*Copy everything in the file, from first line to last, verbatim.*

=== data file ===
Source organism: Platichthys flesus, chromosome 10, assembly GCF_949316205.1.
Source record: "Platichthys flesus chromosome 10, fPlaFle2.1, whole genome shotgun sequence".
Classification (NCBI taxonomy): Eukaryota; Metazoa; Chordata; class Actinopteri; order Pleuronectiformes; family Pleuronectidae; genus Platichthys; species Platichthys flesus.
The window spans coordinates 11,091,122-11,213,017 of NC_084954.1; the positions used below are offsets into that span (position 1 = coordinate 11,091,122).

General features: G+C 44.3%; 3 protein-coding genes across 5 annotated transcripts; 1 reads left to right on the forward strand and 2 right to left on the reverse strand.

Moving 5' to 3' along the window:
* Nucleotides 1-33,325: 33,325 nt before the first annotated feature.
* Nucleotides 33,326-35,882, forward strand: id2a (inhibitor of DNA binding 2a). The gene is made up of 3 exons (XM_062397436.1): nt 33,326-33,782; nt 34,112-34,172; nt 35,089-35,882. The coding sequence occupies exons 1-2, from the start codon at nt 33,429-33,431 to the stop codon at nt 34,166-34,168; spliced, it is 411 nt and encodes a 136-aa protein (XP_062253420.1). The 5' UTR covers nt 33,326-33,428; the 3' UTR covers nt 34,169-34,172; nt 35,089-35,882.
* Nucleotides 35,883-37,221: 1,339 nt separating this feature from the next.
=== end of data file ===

Source organism: Platichthys flesus, chromosome 10, assembly GCF_949316205.1.
Source record: "Platichthys flesus chromosome 10, fPlaFle2.1, whole genome shotgun sequence".
Classification (NCBI taxonomy): Eukaryota; Metazoa; Chordata; class Actinopteri; order Pleuronectiformes; family Pleuronectidae; genus Platichthys; species Platichthys flesus.
The window spans coordinates 11,091,122-11,213,017 of NC_084954.1; the positions used below are offsets into that span (position 1 = coordinate 11,091,122).

General features: G+C 44.3%; 3 protein-coding genes across 5 annotated transcripts; 1 reads left to right on the forward strand and 2 right to left on the reverse strand.

Moving 5' to 3' along the window:
* Nucleotides 1-33,325: 33,325 nt before the first annotated feature.
* Nucleotides 33,326-35,882, forward strand: id2a (inhibitor of DNA binding 2a). The gene is made up of 3 exons (XM_062397436.1): nt 33,326-33,782; nt 34,112-34,172; nt 35,089-35,882. The coding sequence occupies exons 1-2, from the start codon at nt 33,429-33,431 to the stop codon at nt 34,166-34,168; spliced, it is 411 nt and encodes a 136-aa protein (XP_062253420.1). The 5' UTR covers nt 33,326-33,428; the 3' UTR covers nt 34,169-34,172; nt 35,089-35,882.
* Nucleotides 35,883-37,221: 1,339 nt separating this feature from the next.